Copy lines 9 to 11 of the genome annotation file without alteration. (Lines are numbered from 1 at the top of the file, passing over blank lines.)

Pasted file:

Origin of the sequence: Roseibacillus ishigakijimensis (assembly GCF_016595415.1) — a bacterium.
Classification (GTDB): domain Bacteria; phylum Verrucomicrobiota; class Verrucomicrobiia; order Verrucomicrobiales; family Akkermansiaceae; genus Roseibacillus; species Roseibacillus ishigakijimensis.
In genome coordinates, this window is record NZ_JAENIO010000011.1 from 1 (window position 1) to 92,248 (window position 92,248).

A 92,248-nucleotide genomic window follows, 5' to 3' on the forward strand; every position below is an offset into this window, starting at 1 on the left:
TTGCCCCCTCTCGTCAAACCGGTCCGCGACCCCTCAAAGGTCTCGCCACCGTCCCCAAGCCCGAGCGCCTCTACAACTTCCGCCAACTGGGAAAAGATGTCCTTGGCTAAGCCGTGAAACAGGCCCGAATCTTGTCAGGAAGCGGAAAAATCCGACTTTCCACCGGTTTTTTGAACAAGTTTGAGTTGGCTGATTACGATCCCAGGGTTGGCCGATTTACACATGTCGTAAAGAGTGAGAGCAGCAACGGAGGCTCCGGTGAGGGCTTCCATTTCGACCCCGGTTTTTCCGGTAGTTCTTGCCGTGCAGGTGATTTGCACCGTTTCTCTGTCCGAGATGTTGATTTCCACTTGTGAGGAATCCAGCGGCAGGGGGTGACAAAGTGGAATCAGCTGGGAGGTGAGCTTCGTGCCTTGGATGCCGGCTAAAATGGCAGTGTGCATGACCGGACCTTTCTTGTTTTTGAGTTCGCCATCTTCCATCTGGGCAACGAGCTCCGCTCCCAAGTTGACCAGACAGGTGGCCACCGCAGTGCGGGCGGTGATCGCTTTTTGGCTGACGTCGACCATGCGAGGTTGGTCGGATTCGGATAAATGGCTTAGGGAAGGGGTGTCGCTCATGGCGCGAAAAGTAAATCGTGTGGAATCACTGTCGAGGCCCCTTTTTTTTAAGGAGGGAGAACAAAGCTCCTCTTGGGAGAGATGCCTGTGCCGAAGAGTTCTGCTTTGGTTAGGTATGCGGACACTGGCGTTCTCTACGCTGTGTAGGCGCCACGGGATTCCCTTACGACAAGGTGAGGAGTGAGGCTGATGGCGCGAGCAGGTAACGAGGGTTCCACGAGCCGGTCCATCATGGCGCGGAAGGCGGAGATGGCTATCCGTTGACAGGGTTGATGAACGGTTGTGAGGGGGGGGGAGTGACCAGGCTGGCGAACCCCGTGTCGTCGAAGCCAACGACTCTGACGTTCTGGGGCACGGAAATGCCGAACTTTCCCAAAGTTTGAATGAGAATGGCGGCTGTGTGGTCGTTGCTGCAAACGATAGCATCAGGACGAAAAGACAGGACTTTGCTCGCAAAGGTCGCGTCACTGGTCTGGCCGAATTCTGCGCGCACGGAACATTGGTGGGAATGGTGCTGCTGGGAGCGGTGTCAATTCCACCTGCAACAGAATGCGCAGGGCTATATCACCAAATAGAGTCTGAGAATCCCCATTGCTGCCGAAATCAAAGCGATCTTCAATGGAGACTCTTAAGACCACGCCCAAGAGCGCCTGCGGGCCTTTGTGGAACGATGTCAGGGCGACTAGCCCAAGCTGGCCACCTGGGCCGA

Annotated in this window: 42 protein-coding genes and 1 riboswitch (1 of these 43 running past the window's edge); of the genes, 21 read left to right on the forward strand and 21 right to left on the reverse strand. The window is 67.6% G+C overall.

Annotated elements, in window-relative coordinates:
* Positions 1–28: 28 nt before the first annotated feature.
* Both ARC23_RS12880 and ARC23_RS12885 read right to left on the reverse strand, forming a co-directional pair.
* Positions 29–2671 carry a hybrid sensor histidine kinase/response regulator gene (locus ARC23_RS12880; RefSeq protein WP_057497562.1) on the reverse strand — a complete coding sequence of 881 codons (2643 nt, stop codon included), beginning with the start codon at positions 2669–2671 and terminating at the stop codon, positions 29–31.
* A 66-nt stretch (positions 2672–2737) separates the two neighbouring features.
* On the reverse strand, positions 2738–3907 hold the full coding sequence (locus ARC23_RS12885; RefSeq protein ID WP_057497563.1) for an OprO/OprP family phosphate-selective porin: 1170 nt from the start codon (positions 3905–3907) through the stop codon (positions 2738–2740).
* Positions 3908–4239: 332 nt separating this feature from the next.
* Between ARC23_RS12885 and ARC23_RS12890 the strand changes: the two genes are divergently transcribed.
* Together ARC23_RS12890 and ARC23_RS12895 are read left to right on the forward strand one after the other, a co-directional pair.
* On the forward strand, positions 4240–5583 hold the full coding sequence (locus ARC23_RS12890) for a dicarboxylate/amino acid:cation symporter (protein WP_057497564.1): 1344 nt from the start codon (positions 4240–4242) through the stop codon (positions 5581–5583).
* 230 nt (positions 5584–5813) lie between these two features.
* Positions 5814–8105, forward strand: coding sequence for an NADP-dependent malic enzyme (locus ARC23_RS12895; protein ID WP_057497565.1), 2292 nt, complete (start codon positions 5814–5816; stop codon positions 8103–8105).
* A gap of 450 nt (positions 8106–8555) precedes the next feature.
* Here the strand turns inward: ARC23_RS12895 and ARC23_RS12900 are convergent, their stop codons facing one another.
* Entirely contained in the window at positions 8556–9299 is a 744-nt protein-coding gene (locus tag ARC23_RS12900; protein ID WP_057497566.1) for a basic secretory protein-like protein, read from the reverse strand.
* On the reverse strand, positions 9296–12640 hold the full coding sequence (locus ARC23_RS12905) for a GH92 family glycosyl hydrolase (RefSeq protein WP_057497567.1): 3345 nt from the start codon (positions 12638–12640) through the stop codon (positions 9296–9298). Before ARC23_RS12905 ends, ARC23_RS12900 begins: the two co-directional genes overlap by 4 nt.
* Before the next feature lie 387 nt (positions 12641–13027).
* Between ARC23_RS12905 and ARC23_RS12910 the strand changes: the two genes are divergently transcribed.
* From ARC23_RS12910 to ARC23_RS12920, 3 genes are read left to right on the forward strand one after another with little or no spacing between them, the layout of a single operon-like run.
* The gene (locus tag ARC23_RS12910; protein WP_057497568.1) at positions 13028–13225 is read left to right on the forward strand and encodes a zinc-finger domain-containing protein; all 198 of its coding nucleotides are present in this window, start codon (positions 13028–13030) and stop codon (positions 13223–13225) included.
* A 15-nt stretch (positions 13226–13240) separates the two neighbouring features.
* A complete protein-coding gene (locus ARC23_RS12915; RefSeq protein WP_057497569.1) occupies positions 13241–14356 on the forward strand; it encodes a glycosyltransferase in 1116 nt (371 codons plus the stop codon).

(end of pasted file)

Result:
* Both ARC23_RS12880 and ARC23_RS12885 read right to left on the reverse strand, forming a co-directional pair.
* Positions 29–2671 carry a hybrid sensor histidine kinase/response regulator gene (locus ARC23_RS12880; RefSeq protein WP_057497562.1) on the reverse strand — a complete coding sequence of 881 codons (2643 nt, stop codon included), beginning with the start codon at positions 2669–2671 and terminating at the stop codon, positions 29–31.
* A 66-nt stretch (positions 2672–2737) separates the two neighbouring features.